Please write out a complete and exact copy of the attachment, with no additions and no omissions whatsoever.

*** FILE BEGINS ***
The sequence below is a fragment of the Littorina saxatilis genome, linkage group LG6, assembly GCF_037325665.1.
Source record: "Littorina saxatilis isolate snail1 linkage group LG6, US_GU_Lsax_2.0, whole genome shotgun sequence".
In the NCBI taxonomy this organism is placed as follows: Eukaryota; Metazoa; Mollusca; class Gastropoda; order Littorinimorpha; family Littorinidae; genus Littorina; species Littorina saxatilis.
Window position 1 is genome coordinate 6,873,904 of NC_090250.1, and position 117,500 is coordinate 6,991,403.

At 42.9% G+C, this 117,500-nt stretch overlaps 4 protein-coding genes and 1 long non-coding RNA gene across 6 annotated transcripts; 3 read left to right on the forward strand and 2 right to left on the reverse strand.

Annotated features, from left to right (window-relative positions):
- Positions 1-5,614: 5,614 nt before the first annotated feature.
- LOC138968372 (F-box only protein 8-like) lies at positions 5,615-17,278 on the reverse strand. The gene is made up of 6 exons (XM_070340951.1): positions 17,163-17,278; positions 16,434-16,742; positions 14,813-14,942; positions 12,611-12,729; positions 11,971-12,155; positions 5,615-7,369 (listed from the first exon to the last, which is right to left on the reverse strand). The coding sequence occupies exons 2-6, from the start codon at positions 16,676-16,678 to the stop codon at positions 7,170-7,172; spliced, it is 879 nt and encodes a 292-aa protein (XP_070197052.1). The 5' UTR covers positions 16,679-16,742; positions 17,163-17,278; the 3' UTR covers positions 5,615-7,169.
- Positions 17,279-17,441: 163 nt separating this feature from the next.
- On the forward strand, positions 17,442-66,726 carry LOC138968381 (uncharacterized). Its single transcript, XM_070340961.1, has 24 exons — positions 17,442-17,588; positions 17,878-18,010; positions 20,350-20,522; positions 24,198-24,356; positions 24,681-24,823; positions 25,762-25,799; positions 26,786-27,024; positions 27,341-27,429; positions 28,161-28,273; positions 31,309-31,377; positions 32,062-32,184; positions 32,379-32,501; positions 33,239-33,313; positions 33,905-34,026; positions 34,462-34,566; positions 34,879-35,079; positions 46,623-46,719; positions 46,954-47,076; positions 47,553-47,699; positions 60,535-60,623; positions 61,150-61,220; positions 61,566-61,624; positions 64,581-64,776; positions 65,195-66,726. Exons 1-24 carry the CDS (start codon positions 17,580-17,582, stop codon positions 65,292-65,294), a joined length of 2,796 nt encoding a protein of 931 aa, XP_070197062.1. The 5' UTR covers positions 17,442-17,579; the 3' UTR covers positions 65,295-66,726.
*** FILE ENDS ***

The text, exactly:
The sequence below is a fragment of the Littorina saxatilis genome, linkage group LG6, assembly GCF_037325665.1.
Source record: "Littorina saxatilis isolate snail1 linkage group LG6, US_GU_Lsax_2.0, whole genome shotgun sequence".
In the NCBI taxonomy this organism is placed as follows: Eukaryota; Metazoa; Mollusca; class Gastropoda; order Littorinimorpha; family Littorinidae; genus Littorina; species Littorina saxatilis.
Window position 1 is genome coordinate 6,873,904 of NC_090250.1, and position 117,500 is coordinate 6,991,403.

At 42.9% G+C, this 117,500-nt stretch overlaps 4 protein-coding genes and 1 long non-coding RNA gene across 6 annotated transcripts; 3 read left to right on the forward strand and 2 right to left on the reverse strand.

Annotated features, from left to right (window-relative positions):
- Positions 1-5,614: 5,614 nt before the first annotated feature.
- LOC138968372 (F-box only protein 8-like) lies at positions 5,615-17,278 on the reverse strand. The gene is made up of 6 exons (XM_070340951.1): positions 17,163-17,278; positions 16,434-16,742; positions 14,813-14,942; positions 12,611-12,729; positions 11,971-12,155; positions 5,615-7,369 (listed from the first exon to the last, which is right to left on the reverse strand). The coding sequence occupies exons 2-6, from the start codon at positions 16,676-16,678 to the stop codon at positions 7,170-7,172; spliced, it is 879 nt and encodes a 292-aa protein (XP_070197052.1). The 5' UTR covers positions 16,679-16,742; positions 17,163-17,278; the 3' UTR covers positions 5,615-7,169.
- Positions 17,279-17,441: 163 nt separating this feature from the next.
- On the forward strand, positions 17,442-66,726 carry LOC138968381 (uncharacterized). Its single transcript, XM_070340961.1, has 24 exons — positions 17,442-17,588; positions 17,878-18,010; positions 20,350-20,522; positions 24,198-24,356; positions 24,681-24,823; positions 25,762-25,799; positions 26,786-27,024; positions 27,341-27,429; positions 28,161-28,273; positions 31,309-31,377; positions 32,062-32,184; positions 32,379-32,501; positions 33,239-33,313; positions 33,905-34,026; positions 34,462-34,566; positions 34,879-35,079; positions 46,623-46,719; positions 46,954-47,076; positions 47,553-47,699; positions 60,535-60,623; positions 61,150-61,220; positions 61,566-61,624; positions 64,581-64,776; positions 65,195-66,726. Exons 1-24 carry the CDS (start codon positions 17,580-17,582, stop codon positions 65,292-65,294), a joined length of 2,796 nt encoding a protein of 931 aa, XP_070197062.1. The 5' UTR covers positions 17,442-17,579; the 3' UTR covers positions 65,295-66,726.